So you wanna go to space? Want to ride that rocket to Earth's highest altitude and look back on our planet? You better hold on to your butts!
Getting to space requires you to be flown higher than your body can survive and faster than 17,000 miles per hour!
Here in the US we've had the Saturn V rocket take us to the moon, the Space Shuttle(s) take us to low-Earth orbit, and hopefully soon Falcon Heavy and the Space Launch System (SLS) to take us to Mars.
In Russia, they've been using the Soyuz rocket since 1966, and has been the only way the country has been escaping Earth's hold on humans to the ground. Also, since the retirement of the Shuttle program, it's been the only way American astronauts have been making it to the International Space Station.
Today, 3 space explorers were on their way to the ISS, when something terrible started to happen. According to officials, "Shortly after launch, there was an anomaly with the booster and the launch ascent was aborted, resulting in a ballistic landing of the spacecraft. Search and rescue teams were deployed to the landing site." (Source: YouTube)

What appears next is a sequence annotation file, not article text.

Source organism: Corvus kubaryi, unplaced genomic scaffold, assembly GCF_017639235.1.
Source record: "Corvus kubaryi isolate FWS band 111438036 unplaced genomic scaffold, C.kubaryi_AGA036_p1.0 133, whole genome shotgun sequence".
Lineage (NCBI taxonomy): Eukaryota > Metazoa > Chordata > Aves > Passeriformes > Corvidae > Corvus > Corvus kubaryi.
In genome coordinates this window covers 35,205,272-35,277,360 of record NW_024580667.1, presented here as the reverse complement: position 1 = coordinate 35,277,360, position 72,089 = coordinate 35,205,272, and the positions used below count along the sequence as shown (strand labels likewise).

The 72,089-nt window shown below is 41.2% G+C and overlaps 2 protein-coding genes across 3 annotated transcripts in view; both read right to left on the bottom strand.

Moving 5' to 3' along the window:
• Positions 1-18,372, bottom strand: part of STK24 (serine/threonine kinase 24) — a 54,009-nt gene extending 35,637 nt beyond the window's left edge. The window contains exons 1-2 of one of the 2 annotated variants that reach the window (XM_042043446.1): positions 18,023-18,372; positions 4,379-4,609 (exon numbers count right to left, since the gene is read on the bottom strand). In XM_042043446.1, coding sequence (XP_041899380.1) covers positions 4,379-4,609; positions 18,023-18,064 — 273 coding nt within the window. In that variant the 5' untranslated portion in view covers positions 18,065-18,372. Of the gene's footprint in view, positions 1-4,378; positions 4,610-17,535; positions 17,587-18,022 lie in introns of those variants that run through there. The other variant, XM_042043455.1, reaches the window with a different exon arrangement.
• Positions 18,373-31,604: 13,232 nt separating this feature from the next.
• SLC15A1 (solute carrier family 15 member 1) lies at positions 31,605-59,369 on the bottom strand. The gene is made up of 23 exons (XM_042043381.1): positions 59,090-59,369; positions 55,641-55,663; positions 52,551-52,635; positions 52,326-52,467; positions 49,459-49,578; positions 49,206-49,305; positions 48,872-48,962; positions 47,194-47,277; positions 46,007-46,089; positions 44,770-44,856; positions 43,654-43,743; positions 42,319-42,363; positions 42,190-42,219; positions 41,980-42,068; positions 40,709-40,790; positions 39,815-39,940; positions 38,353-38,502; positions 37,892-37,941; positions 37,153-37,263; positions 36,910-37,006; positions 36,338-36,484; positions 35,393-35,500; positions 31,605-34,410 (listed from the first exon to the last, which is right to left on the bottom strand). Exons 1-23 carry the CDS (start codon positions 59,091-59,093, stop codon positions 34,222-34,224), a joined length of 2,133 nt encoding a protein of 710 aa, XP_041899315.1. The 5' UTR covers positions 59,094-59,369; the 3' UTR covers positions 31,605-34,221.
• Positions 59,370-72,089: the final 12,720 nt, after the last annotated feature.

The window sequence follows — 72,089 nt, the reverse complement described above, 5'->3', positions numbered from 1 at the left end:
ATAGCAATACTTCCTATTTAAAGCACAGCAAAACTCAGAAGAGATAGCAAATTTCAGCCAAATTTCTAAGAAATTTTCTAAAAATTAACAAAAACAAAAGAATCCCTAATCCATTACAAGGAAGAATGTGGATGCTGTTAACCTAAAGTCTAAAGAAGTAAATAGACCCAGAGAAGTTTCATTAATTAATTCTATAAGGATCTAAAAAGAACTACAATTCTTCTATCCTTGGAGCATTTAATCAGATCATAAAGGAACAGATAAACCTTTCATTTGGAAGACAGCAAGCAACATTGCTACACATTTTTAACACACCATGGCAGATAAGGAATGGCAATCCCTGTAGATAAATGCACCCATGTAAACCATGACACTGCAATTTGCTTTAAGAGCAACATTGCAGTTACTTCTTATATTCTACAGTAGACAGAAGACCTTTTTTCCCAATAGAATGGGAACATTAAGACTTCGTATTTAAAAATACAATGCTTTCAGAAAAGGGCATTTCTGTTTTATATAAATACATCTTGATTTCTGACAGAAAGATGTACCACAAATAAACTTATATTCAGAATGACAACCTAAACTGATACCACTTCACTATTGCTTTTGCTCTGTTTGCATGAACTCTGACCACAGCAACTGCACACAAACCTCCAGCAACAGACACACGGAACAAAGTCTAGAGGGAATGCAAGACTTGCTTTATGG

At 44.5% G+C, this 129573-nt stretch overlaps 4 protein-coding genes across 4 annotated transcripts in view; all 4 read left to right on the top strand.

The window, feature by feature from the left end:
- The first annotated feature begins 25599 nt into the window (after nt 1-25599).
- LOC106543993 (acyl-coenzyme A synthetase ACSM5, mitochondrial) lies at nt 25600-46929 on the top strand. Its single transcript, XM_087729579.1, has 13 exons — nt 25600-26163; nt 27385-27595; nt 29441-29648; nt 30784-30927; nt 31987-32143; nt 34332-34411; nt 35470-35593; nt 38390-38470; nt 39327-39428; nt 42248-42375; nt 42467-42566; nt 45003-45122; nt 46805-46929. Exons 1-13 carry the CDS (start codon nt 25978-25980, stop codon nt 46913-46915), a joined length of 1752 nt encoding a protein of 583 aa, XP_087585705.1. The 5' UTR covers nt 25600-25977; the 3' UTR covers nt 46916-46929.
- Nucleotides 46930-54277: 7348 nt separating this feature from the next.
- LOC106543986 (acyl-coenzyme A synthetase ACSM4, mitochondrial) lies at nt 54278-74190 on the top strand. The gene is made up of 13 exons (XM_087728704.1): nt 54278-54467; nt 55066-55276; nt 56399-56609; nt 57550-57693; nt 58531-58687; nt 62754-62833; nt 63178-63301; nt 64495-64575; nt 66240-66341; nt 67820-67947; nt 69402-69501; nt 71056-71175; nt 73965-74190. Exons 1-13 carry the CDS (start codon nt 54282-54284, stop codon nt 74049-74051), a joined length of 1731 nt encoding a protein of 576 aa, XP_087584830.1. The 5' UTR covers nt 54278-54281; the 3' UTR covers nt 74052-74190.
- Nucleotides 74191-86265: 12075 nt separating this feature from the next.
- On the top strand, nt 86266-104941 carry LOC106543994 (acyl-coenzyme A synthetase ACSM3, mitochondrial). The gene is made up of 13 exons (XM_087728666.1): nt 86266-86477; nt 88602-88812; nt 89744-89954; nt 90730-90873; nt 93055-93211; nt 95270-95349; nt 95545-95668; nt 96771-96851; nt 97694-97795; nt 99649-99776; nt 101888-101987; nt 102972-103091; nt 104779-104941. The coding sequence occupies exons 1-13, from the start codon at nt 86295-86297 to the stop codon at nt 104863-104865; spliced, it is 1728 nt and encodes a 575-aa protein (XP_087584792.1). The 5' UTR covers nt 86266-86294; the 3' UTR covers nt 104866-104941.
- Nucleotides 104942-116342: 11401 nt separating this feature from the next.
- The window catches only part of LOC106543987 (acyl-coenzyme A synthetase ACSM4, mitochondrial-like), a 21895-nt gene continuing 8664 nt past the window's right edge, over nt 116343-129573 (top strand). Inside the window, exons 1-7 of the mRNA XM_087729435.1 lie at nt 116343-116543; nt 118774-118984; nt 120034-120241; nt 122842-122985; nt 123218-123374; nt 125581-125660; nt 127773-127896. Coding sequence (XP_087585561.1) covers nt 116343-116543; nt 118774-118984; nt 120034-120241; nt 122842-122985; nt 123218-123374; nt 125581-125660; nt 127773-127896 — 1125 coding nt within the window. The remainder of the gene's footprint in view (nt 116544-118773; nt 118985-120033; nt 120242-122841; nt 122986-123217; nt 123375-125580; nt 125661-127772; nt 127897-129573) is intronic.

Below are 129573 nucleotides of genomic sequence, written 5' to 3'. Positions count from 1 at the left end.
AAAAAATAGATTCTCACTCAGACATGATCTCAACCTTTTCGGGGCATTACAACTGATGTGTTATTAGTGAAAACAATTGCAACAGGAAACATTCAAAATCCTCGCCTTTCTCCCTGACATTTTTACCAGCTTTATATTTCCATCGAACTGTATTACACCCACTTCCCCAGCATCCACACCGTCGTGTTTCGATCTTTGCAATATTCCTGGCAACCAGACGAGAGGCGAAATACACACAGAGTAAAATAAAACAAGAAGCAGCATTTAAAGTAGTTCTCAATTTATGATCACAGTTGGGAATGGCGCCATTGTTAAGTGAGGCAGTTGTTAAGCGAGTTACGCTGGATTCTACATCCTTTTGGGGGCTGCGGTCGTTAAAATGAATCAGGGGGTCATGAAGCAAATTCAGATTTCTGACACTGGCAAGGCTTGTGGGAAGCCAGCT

Aboard the ISS, German astronaut Alexander Gerst caught this photo of the failed launch and stated for the world why they do what they do:
Glad our friends are fine. Thanks to the rescue force of >1000 SAR professionals! Today showed again what an amazing vehicle the #Soyuz is, to be able to safe the crew from such a failure. Spaceflight is hard. And we must keep trying for the benefit of humankind.#Exp57 #SoyuzMS10 pic.twitter.com/Gylnn98UE9— Alexander Gerst (@Astro_Alex) October 11, 2018
The crew was rescued shortly after the abort was announced and are safe back on Earth:
.@AstroHague, right, and cosmonaut Alexey Ovchinin, left, embrace their families after landing in Baikonur, Kazakhstan. Hague and Ovchinin arrived after a safe landing on Earth following a Soyuz booster failure during launch earlier. Look: https://t.co/MzoA9TOqXk pic.twitter.com/mZqIiL7RYi— NASA (@NASA) October 11, 2018